The other night, a family friend invited us to eat at a QC spot nestled in the maze that is the series of Scout Streets. Sometimes I wish I was a resident of Quezon City again just so I can visit this area often enough not to get confused anymore. In recent years it’s become such a go-to spot for good food; where rows upon rows of restaurants stand waiting for you to step into. It wasn’t like this when I lived here in QC as a kid.
Taipei Taipei isn’t located on the main street, so this Taiwanese eatery isn’t necessarily easy to spot. At night Scout Gandia can be quite dark, so we had to rely on Waze to find our way. It’s located right beside Tweedle Book Cafe, if that’s any help. Anyway, I’ll keep this review short and simple, because that’s the vibe I get from this restaurant.
Taipei Taipei is an eat-and-go type of place with a straightforward setup, like most traditional Chinese eateries you might have already encountered before. And the food is something that I can best describe as comfortingly familiar.
Xiao Long Bao (Php 200 for 9 pieces) 🌟
Handmade steamed Taiwanese soup dumpling. This is the bestseller of Taipei Taipei, and for good reason. In my opinion, these dumplings do not fall short compared to their more expensive counterparts.
The dumplings can be lifted from the parchment without breaking, but the skin is maybe just a touch too thick to easily bite into. But once you do, a generous amount of soup oozes out onto your spoon! These dumplings have just the right amount of filling to soup ratio, and that’s saying a lot since some of the more expensive Xiao Long Bao barely have any soup inside.
These take a little bit of time to prepare since they are made on the spot, but the price point is really good. Guess now I know where to go for Xiao Long Bao cravings!
Fried Xiao Long Bao (Php 200 for 5 pcs)
Fried version of the dumplings above. And because it is fried it pretty much loses the soup inside, but the filling is still tasty enough. The bottom of the dumpling is fried to a brown crisp, similar to gyoza. I think you’d be better off ordering the steamed Xiao Long Bao for the same price.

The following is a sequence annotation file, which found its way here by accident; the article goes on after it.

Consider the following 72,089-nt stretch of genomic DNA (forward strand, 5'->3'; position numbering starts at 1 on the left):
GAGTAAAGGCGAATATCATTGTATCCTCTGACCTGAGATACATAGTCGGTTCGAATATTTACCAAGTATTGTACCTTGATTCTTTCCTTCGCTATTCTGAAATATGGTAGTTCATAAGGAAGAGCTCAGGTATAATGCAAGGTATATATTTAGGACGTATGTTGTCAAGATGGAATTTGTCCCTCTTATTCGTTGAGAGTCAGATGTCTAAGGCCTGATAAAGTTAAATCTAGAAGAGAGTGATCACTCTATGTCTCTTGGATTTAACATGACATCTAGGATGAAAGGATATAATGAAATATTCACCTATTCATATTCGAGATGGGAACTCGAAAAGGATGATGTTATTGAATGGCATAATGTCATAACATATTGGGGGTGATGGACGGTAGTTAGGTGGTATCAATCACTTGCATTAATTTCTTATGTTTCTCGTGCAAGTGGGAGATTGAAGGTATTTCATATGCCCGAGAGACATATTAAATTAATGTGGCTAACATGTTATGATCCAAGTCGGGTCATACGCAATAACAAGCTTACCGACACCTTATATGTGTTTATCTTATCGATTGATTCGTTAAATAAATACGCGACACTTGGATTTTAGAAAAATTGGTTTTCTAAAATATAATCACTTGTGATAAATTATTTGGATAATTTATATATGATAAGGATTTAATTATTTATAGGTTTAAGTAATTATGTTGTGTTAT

Hot & Sour Soup (Php 200) 🌟
Classic black vinegar and pepper soup with thinly sliced mushrooms, carrots, bamboo shoots, a bit of pork, and egg. I really liked how intense the hotness and sourness of this soup is, while still keeping the taste natural and not like it came from some instant soup pack.
This soup really hit the spot!
Broccoli with Mushroom (Php 200) 🌟
Broccoli in thick brown sauce with mushrooms and pork. The broccoli is cooked to a nice crunch, and the mushrooms also have a good bite to them. The sauce is just thick enough to coat everything up, and is not salty or overwhelming. A classic dish you can’t go wrong with.
Garlic Vegetables (Php 200)
Garlicky stir-fried Taiwanese petchay. Pretty straightforward. It’s nice and packed with garlic flavour but in danger of being too oily. The veggies tasted fresh though, with a nice juicy crunch.
Three Cups Chicken (Php 200)
This dish gets its name from the three cups of different sauces used to cook it: soy sauce, sesame oil, and rice wine. A bit of sugar, ginger, garlic, and basil is usually added as well, then it is cooked inside the pot until all the sauce has pretty much evaporated. The chicken also kind of caramelizes on the surface.
When they set down this dish, I was very much attracted by the beautiful colouring of the chicken. But then I was so surprised by how little of the chicken (in both size and number) was actually inside that clay pot! It’s not the best version of this dish I’ve tasted by any means, but it’s decent.
Taro Duck (Php 200)
In all honesty, I was quite excited to try this. Ever since I developed a love for taro (which I used to hate as a kid) I enjoy taro hotpot dishes like this one. But I was sorely disappointed. First of all, the duck was so thin you could barely get any meat off.